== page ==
A Darkly Conversational New Duo Album From Pianists Angelica Sanchez and Marilyn Crispell

by delarue

Pianists Angelica Sanchez and Marilyn Crispell each have earned substantial fan bases for very different reasons. Crispell was one of the first women among the loft jazz pioneers of the 70s; Sanchez’s panorama of global influences is vast as her melodies are translucent. Stylistically speaking, you might think that a piano duo collaboration between the two would be a stretch. And that’s exactly what they do on their new album How to Turn the Moon, streaming at Bandcamp. It’s the first piano duo record for both artists, an intuitive. elegantly executed, largely improvisational effort. Crispell is at her most thoughtful and melodic while Sanchez reaches for a lingering, neoromantically-inspired 70s ECM sound. Sanchez is in the left channel, Crispell in the right on this generally very serious, often rather dark album.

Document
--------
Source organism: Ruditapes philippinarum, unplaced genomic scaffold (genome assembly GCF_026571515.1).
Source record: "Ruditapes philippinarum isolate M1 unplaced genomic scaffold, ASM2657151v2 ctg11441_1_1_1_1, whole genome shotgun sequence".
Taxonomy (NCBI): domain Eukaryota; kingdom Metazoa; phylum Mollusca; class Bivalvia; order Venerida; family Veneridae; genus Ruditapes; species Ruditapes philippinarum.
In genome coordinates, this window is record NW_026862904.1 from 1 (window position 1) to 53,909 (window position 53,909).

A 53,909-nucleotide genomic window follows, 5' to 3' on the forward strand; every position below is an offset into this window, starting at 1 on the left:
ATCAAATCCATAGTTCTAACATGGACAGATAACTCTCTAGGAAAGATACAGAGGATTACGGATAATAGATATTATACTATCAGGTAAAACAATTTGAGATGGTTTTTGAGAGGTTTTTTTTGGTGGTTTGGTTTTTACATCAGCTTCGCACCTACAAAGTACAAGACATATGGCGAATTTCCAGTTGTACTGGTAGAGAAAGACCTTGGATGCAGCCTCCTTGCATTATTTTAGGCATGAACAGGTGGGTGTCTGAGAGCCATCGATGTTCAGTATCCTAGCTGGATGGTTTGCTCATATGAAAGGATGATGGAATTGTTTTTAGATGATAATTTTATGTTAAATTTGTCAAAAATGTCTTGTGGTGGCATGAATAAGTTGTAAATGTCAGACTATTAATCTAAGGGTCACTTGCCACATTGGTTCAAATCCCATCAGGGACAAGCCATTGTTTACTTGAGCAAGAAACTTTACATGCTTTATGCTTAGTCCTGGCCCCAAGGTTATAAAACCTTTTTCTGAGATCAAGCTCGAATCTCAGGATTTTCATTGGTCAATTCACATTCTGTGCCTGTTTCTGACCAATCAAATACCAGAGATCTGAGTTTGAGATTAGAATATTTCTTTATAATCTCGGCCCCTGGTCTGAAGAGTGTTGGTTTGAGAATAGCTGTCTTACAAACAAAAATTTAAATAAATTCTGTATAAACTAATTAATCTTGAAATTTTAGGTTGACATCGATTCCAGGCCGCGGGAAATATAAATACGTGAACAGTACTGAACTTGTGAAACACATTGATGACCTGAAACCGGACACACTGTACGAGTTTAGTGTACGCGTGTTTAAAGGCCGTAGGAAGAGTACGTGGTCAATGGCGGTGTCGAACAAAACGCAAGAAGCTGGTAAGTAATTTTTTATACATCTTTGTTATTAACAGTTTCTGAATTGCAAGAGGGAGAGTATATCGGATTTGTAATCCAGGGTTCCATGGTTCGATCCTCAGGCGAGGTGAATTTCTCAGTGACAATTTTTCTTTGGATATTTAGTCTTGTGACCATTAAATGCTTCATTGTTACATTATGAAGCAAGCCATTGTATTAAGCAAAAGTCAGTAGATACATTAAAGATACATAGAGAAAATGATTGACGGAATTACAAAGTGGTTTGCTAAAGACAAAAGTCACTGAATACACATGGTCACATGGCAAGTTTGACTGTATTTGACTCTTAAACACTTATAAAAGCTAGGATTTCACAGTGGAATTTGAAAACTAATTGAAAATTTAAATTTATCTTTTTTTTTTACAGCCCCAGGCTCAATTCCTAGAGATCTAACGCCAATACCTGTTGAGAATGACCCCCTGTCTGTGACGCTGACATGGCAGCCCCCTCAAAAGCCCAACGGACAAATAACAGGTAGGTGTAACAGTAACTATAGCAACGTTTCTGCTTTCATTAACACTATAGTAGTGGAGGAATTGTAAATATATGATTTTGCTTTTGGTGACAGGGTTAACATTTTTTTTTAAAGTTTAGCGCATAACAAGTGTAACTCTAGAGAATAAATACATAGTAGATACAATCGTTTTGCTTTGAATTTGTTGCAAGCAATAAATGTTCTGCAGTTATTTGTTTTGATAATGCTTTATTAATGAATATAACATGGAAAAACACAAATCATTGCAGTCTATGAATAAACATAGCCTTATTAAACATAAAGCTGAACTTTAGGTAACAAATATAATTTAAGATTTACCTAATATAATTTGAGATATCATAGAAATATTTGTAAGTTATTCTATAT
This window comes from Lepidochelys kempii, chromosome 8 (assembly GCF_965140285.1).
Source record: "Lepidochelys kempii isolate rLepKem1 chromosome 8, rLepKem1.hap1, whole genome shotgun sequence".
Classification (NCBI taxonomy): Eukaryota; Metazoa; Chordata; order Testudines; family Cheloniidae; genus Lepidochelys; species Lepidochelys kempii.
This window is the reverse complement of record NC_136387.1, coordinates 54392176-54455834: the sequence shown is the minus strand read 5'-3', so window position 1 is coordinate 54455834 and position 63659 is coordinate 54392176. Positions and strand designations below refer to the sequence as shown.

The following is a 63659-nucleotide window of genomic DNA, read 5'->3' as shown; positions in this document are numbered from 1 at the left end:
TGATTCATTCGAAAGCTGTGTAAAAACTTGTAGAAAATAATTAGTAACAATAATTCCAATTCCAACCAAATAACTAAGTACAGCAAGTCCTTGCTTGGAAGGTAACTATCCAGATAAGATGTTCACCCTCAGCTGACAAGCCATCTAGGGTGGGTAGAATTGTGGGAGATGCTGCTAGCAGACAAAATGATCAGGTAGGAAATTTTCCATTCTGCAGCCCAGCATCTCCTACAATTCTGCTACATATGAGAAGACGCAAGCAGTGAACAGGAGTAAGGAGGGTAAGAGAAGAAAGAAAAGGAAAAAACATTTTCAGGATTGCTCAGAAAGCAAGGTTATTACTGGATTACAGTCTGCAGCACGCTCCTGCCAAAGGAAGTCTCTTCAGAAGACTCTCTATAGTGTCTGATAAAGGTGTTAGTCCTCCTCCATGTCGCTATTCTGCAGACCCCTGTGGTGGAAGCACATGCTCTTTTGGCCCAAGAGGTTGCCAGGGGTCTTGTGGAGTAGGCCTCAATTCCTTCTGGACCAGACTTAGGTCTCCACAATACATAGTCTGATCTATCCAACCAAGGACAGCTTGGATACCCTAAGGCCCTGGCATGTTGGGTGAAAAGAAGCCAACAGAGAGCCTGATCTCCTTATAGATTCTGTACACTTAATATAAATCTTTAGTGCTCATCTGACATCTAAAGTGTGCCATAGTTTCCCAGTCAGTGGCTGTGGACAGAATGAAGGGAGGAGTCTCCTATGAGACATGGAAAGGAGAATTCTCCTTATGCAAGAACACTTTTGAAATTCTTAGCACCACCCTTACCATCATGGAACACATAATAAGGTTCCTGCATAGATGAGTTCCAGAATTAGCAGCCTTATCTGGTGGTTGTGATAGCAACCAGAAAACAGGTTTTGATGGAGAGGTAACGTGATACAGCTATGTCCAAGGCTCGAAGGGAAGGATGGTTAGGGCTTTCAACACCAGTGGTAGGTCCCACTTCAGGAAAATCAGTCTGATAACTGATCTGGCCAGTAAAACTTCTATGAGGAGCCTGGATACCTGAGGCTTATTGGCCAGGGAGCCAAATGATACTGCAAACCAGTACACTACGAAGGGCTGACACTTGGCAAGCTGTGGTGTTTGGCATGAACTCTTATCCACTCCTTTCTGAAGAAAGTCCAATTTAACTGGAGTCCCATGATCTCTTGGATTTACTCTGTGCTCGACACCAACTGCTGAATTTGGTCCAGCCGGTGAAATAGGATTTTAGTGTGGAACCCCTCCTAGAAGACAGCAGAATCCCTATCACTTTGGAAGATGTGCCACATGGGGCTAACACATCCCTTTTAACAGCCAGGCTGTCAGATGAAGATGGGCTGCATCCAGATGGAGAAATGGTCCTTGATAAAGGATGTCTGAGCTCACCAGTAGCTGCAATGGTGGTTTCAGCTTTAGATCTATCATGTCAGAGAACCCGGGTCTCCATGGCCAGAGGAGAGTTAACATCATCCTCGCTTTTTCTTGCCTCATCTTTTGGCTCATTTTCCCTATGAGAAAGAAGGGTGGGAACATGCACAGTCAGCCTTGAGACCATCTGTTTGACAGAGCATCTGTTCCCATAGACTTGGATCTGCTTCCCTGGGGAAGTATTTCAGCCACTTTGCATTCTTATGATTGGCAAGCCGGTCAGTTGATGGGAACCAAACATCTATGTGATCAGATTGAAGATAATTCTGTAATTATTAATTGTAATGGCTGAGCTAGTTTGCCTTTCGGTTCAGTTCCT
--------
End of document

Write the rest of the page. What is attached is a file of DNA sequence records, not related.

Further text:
There are a lot of tradeoffs and role reversals here. As the album goes along, the two begin to opt for more intertwine than the sharp dynamic contrast they work earlier on. The epic Ceiba Portal is a synthesis of all those devices, from a bracing, Mompou/Satie-like weave that builds to a steady, emphatically strolling overture of sorts, then a big crescendo to a final enigmatic fugue. The moody, spacious call-and-response and uneasy, starry Messiaenic tonalities of Sullivan’s Universe – a Sullivan Fortner shout-out, maybe? – has the same conversational disquiet.

There are a couple of surreal, suspenseful inside-the-piano pieces here. Ancient Dream has Crispell brushing the strings for lute-like phrases as Sanchez flits around, then Crispell takes to the keys, pensive and minimal. Space Junk is more mysterious, both pianists going to the lowest lows to conclude on a memorably murky note. By contrast, the harried quasi-boogie that closes Rain in Web is the album’s most aggressive interlude.

The exchanges of bell-like figures and purposeful, cascading variations in Calyces of Held rise and then return to moodiness, each pianist taking a solo turn. The more broodingly resonant Windfall Light becomes a platform for exploring that dynamic more darkly. Twisted Roots has more interweave, but also suspense, Crispell’s spare, blippy phrases echoing Sanchez’s solemn precision. The opening and closing numbers could have been left on the cutting room floor, but what’s in between them often brings out the best in both musicians.